Will the dream of homeownership start coming true for more minority and lower-income Americans? “I think so,” Roberto Quercia says, “because in the future the bulk of borrowers are going to be minority or low-income. ...Necessity, I think, will make us learn how to do this correctly.”
Eddie and Laura Taylor’s combined income is $37,800 a year. Their credit is so-so. When they applied for a mortgage loan, they were only able to make a down payment of 3 percent of the price of the house.
Borrowers like the Taylors (not their real names) can have a hard time getting a good loan because of their low income, their credit history, or a lack of money in the bank. Mortgage lenders make loans with the intent to sell them to financial services corporations such as Fannie Mae—but if the loans are considered too risky, corporations won’t buy.Before the subprime-mortgage crisis, people like the Taylors might have gotten a loan—one with lots of fees, or adjustable rate that made their payments skyrocket after a couple of years or even months. Now, post-crisis, traditional lenders might not give people like the Taylors a loan at all.
Many low-income people still don’t have access to good fixed-rate loans because they don’t meet some of the traditional criteria for income or credit history that would make them prime (“safe”) borrowers. Race is also a factor, Quercia says. His research team studied mortgages in Atlanta, for example, and found that residents of black neighborhoods had more risky, high-cost mortgages, even after the team controlled for the fact that people in those neighborhoods also had lower median incomes and lower credit scores.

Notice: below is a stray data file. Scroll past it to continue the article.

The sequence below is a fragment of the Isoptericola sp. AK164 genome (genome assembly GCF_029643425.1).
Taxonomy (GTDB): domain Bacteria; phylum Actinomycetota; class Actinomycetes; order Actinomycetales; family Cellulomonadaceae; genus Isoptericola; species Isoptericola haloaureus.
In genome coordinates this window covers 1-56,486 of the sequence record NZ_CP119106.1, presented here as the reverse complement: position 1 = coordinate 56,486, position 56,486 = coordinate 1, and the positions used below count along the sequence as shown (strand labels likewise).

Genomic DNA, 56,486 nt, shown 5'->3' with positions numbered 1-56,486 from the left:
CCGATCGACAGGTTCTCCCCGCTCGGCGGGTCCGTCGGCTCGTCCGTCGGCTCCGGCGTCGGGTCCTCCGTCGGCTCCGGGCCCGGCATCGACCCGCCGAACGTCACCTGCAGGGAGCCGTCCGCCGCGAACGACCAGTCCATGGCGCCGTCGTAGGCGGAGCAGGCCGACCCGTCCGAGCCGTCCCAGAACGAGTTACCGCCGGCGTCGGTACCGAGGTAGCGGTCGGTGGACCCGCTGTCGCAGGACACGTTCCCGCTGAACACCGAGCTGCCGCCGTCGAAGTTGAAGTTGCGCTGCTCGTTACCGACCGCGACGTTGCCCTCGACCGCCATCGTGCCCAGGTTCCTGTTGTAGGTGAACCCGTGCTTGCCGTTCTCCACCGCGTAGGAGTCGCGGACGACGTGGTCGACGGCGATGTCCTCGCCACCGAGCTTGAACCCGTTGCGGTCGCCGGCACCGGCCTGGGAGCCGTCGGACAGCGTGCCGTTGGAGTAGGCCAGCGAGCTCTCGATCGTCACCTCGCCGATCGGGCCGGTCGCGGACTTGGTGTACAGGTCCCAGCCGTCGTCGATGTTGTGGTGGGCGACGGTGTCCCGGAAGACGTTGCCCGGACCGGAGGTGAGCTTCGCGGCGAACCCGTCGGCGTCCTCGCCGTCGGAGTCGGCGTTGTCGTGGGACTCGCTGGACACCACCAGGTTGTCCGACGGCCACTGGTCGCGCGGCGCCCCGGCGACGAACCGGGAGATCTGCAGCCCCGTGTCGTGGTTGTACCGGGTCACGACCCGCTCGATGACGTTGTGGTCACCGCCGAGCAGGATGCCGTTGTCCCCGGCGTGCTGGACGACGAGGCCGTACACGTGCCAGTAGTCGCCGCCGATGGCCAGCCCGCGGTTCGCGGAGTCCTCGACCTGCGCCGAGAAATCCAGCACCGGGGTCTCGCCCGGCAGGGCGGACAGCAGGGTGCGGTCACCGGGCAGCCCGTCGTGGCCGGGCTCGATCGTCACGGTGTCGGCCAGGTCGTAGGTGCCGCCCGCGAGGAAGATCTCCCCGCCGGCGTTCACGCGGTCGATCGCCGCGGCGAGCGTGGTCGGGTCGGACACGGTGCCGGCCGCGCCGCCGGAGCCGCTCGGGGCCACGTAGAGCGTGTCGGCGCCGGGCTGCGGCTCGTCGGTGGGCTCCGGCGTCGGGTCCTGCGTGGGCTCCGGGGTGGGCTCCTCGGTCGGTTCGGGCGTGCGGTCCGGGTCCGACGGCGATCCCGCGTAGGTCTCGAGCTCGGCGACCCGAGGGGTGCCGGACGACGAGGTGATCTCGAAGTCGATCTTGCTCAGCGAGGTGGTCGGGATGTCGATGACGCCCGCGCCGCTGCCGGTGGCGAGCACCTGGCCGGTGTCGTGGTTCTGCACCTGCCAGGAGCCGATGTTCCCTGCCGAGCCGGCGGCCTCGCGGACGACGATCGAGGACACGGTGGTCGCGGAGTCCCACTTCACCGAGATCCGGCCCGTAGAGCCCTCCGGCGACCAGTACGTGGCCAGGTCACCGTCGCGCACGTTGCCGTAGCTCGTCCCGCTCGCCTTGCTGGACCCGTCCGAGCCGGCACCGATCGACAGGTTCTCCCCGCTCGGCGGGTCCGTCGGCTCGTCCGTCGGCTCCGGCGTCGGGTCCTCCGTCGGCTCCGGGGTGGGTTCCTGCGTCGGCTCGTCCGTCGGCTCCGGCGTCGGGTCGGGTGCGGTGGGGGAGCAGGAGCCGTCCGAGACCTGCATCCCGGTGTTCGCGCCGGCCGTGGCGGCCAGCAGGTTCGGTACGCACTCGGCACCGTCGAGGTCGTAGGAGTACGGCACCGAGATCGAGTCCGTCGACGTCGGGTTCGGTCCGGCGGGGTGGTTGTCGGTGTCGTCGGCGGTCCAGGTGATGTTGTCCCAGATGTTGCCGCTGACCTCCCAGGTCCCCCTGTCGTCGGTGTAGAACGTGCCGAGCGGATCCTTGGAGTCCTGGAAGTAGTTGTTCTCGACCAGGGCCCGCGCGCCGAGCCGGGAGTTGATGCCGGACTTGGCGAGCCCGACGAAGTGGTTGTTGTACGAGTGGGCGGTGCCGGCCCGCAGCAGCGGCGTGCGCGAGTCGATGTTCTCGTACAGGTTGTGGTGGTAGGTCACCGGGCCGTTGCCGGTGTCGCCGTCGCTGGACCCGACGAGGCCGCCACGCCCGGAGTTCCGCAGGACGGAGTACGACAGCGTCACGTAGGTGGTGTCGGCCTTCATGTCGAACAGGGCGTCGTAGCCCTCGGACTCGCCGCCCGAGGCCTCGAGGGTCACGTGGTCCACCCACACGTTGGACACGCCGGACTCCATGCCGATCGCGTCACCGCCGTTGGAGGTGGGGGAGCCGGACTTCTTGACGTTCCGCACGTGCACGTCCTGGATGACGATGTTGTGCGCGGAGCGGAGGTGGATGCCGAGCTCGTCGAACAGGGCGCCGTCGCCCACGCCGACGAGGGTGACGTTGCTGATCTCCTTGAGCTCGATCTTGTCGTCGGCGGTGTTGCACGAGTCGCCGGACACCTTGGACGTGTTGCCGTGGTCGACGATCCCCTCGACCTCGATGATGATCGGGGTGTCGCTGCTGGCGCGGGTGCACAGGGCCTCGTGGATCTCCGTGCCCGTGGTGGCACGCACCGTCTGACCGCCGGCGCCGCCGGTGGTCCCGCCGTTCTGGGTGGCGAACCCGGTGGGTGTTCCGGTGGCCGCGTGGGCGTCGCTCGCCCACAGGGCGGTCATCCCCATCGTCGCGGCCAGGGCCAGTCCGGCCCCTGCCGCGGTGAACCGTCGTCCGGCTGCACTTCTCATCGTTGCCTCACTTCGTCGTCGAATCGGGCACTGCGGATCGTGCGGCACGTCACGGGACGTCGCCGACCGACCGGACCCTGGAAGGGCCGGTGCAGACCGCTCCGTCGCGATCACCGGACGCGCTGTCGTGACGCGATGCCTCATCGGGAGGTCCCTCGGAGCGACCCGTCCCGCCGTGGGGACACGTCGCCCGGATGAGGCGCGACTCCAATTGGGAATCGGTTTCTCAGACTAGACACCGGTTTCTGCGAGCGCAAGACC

Since 1999, Quercia and others at the Center for Community Capital have been tracking how people with low incomes do when they get 30-year, fixed-rate mortgages from lenders who evaluate their applications carefully and don’t qualify them for more than they can handle. These loans come from around the country, and they’re sold to Self-Help, a community-investment lender in Durham, North Carolina. Self-Help pools the loans and retains the risk; then it sells the loans to Fannie Mae.
So far it’s been a good bet for Self-Help, says Quercia, who with two of his colleagues wrote a book, Regaining the Dream, about Self-Help’s Community Advantage Program and sound mortgage lending. Most of the program’s 46,000 borrowers have never missed a payment on their loans. If they do, their lenders contact them right away and refer them to a credit-counseling agency for a telephone counseling session. The borrowers usually accept this help and get back on track, Quercia says.
Over the ten years of the center’s study, the borrowers kept up with their payments almost as well as prime borrowers with fixed-rate mortgages do, and much better than prime borrowers with adjustable-rate mortgages. Most of the Community Advantage Program borrowers weathered the collapse of the housing market fine and are still paying off their loans.